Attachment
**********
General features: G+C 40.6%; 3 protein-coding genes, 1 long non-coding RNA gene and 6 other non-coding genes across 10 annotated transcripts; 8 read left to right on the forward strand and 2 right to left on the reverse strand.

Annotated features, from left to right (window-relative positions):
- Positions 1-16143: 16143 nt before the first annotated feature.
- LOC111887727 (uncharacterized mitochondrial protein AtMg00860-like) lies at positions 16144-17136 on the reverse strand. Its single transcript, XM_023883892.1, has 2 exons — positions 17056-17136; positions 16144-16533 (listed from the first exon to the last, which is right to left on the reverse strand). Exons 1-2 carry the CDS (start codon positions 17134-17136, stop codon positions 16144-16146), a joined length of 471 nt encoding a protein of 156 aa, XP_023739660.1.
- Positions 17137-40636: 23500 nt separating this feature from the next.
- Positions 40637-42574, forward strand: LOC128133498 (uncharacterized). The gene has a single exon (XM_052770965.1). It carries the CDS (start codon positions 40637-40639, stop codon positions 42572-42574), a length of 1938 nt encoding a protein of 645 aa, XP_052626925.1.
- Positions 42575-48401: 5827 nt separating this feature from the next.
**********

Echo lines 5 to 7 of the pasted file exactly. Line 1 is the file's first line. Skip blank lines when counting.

- Positions 17137-40636: 23500 nt separating this feature from the next.
- Positions 40637-42574, forward strand: LOC128133498 (uncharacterized). The gene has a single exon (XM_052770965.1). It carries the CDS (start codon positions 40637-40639, stop codon positions 42572-42574), a length of 1938 nt encoding a protein of 645 aa, XP_052626925.1.
- Positions 42575-48401: 5827 nt separating this feature from the next.